Thinking lower scale than C3’s initial mega projects, he added that a major part of the plan is developing in-house restaurant concepts that can work all the way down to an 800-square-foot kitchen that’s pumping out food from as many as eight different brands and able to bring people multiple cuisine types from one single delivery drop.

Because COVID is having such a deleterious impact on restaurants, especially those in especially high-traffic spots, C3 is also looking at what it calls “second-gen” restaurant spaces where its team sees ways to bring multiple brands into a shuttered or underperforming restaurant space. That approach will factor hugely in its work with Simon, which will include the redevelopment of many malls and large-format shopping centers, many of which are bringing in hotels, office space and residences to formerly retail-only spaces.

“Whether that’s hotels, multi-unit residential, student housing on college campuses, we’re looking at all these opportunities and partnering with some of the biggest names in the game to provide a better solution where you don’t have to just have a single-use tenant from a restaurant perspective,” Reynolds said. “You can have an operator like us in there and we can have, basically within 45 days of handing us the keys, four to eight brands operating out of one kitchen and serving high quality stuff—it really serves as an amenity to the immediate trade area and to whatever is upstairs or next door.”

Because SBE Entertainment also develops and operates hotels and nightclubs, it’s easy to picture countless cases where food halls, ghost kitchens or any combination between the two new-age formats can present a modern solution to turn around underperforming properties as more of the global restaurant market shifts to off-premises formats.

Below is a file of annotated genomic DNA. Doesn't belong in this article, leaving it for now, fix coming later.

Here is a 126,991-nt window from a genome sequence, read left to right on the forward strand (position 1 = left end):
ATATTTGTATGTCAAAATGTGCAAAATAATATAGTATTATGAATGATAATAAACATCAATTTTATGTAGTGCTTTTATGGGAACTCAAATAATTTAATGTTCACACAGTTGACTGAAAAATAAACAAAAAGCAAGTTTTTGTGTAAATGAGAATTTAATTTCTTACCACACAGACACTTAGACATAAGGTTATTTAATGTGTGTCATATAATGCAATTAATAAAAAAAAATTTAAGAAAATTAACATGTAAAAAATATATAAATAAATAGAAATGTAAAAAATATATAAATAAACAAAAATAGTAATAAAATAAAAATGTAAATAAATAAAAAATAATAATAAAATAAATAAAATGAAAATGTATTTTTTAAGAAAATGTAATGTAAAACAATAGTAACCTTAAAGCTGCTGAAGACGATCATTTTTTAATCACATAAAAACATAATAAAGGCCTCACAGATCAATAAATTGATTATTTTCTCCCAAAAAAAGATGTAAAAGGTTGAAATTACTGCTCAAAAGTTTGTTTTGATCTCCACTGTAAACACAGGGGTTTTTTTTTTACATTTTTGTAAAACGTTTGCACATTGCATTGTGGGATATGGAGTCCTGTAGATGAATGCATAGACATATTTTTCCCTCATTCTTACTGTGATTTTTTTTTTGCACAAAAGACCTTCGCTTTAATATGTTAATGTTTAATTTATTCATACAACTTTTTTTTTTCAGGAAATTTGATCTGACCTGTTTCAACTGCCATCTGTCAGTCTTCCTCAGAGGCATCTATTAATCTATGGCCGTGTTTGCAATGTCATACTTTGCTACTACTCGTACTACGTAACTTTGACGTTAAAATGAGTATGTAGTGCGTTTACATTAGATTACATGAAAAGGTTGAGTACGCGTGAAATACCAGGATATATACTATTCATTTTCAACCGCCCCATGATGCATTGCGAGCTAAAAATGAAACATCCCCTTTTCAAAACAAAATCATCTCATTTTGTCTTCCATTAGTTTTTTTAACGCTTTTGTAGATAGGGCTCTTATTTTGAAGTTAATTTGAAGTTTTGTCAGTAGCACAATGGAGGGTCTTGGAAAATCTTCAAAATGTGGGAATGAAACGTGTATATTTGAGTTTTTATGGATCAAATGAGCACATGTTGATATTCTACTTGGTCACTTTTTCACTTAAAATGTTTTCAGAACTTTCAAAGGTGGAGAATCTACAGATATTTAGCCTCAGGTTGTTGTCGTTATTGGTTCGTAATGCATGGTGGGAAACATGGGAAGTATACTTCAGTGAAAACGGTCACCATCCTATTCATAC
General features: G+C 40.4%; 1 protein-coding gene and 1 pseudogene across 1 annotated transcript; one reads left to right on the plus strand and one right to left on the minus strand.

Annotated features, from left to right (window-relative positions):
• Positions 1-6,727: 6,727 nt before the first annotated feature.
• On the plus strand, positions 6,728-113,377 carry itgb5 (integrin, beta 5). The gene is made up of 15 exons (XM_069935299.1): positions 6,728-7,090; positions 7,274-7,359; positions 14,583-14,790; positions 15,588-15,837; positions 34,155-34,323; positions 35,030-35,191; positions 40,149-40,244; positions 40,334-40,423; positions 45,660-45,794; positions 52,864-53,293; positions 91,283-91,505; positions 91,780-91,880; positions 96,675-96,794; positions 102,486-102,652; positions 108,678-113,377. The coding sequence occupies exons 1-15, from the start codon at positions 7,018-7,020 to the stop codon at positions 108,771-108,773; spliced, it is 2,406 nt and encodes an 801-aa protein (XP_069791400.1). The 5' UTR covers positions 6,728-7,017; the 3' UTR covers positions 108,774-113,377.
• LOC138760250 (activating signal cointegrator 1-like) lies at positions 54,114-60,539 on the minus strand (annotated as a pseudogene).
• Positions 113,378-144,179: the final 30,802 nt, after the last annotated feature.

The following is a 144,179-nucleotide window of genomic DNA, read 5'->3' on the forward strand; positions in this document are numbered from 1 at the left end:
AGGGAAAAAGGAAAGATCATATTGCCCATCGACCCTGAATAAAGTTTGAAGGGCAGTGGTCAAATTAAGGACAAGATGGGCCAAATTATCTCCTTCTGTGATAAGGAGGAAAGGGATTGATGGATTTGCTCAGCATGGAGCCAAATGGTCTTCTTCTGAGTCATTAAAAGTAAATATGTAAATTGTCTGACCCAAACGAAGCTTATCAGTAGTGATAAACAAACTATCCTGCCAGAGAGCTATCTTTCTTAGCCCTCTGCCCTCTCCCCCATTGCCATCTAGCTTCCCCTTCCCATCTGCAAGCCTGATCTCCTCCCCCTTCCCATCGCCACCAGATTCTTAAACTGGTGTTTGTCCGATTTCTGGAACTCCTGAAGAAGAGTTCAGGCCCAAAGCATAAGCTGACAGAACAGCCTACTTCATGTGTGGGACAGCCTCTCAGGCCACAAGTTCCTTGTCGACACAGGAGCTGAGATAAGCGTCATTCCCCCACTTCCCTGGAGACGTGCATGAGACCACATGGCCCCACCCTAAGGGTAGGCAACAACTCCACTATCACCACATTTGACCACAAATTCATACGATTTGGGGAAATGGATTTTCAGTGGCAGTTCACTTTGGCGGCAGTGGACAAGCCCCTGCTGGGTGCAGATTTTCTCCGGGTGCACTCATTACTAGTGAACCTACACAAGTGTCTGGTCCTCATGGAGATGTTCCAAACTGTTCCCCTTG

Calling its collective approach “the ultimate verticalized platform with the food component being the core centerpiece,” C3’s future projects will include redeveloping full-service or fast-casual restaurants in a “one brand in the front and six-plus brands out the back” format designed to make it as easy as possible for delivery drivers that will help such projects pencil out. Reynolds said the company is working closely with Brookfield and Simon, but also with mom-and-pop-style landlords looking to rejuvenate their own properties.

Rather than solely relying on third-party delivery providers like Uber Eats and DoorDash, C3 is exploring its own delivery operation, which the team views as an important part of its internal economic forecasts. Like many restaurants increasing delivery and loyalty efforts, the company will have a major focus on driving its customers into its proprietary app and web-based ordering platform.

To meet such ambitious goals, the company is currently recruiting 1,000 employees with a goal of opening more than 100 ghost kitchen facilities by the end of 2020, underscoring the future of food’s import on a now-struggling U.S. economy.

As to whether building these facilities will attract the diners required, be they at home or in person, Reynolds said his team “obviously” has the perspective that the world will get back to normal, and that people will always want to travel, socialize and hang out in person.

“There’s a lot of people that are doing pieces and parts of the total equation, but there really aren’t any operators … that are owning the IP building the brand switch a strong culinary background that have the relationships we do with world-renowned chefs and are also the operator,” he said. “We look at ourselves as really the only full-service solution that’s out there right now, and certainly the only company that is trying to not just be the largest and fastest growing, but have the most optionality within our restaurant ecosystem.”